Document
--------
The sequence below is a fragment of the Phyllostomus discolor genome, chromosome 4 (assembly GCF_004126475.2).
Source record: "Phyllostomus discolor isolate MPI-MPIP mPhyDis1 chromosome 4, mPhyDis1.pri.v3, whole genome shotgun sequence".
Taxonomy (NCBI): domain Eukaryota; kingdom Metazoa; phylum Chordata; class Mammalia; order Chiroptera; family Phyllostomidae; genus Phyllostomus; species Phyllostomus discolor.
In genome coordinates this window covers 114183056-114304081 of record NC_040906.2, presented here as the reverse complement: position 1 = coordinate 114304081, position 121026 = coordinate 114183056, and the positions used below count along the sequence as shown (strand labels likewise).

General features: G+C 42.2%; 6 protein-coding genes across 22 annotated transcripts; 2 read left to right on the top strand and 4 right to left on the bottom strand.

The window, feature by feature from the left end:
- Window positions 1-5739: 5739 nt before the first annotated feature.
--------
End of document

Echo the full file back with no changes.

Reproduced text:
The sequence below is a fragment of the Phyllostomus discolor genome, chromosome 4 (assembly GCF_004126475.2).
Source record: "Phyllostomus discolor isolate MPI-MPIP mPhyDis1 chromosome 4, mPhyDis1.pri.v3, whole genome shotgun sequence".
Taxonomy (NCBI): domain Eukaryota; kingdom Metazoa; phylum Chordata; class Mammalia; order Chiroptera; family Phyllostomidae; genus Phyllostomus; species Phyllostomus discolor.
In genome coordinates this window covers 114183056-114304081 of record NC_040906.2, presented here as the reverse complement: position 1 = coordinate 114304081, position 121026 = coordinate 114183056, and the positions used below count along the sequence as shown (strand labels likewise).

General features: G+C 42.2%; 6 protein-coding genes across 22 annotated transcripts; 2 read left to right on the top strand and 4 right to left on the bottom strand.

The window, feature by feature from the left end:
- Window positions 1-5739: 5739 nt before the first annotated feature.